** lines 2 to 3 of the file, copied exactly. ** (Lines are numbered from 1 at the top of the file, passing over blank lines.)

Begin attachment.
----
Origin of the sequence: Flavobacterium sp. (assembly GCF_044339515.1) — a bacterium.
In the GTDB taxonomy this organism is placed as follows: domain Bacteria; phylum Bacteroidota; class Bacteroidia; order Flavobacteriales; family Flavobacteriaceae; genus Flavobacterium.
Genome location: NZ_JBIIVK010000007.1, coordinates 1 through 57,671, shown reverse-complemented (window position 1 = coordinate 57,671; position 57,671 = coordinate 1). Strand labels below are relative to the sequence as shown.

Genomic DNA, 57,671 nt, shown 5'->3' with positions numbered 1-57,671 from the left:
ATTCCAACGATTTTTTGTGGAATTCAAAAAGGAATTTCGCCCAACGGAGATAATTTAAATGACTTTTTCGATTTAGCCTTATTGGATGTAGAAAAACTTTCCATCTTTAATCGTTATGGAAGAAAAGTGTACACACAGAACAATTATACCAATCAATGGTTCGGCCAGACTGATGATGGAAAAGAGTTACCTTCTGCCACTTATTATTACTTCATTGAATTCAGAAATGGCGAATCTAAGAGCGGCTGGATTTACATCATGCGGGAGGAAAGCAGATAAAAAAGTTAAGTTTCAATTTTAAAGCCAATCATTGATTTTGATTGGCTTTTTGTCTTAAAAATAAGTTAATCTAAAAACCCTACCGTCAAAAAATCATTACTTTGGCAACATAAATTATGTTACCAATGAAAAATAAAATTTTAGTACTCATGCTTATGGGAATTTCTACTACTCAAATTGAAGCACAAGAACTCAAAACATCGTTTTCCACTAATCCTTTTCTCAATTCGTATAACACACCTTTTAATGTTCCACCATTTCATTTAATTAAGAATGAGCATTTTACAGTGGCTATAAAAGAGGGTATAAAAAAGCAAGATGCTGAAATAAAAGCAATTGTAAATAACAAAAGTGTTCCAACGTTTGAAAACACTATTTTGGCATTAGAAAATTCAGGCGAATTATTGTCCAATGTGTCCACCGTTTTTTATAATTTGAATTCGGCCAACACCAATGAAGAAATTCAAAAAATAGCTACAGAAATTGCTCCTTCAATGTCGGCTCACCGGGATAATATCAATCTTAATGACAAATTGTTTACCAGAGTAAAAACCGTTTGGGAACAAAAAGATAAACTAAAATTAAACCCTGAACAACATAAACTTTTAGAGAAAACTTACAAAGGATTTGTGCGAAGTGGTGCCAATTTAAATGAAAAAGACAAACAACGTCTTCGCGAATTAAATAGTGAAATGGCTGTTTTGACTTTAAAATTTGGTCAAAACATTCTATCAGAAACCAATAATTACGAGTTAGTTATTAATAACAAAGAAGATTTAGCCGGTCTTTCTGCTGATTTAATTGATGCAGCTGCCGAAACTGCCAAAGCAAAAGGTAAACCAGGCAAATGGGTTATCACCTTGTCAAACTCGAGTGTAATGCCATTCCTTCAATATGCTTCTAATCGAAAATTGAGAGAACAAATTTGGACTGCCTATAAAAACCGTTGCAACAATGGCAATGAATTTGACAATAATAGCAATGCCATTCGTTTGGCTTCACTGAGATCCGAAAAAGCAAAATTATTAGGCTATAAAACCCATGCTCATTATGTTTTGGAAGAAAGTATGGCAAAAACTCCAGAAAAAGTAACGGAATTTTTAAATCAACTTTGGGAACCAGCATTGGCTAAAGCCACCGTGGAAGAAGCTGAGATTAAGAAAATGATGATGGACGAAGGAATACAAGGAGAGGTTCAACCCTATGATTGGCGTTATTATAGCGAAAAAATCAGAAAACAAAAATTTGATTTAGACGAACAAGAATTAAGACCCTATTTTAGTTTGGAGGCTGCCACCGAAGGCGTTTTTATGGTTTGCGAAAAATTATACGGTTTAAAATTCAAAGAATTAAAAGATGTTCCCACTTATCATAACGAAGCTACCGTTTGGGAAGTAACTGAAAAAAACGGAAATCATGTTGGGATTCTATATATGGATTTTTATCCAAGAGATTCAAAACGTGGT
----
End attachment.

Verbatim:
In the GTDB taxonomy this organism is placed as follows: domain Bacteria; phylum Bacteroidota; class Bacteroidia; order Flavobacteriales; family Flavobacteriaceae; genus Flavobacterium.
Genome location: NZ_JBIIVK010000007.1, coordinates 1 through 57,671, shown reverse-complemented (window position 1 = coordinate 57,671; position 57,671 = coordinate 1). Strand labels below are relative to the sequence as shown.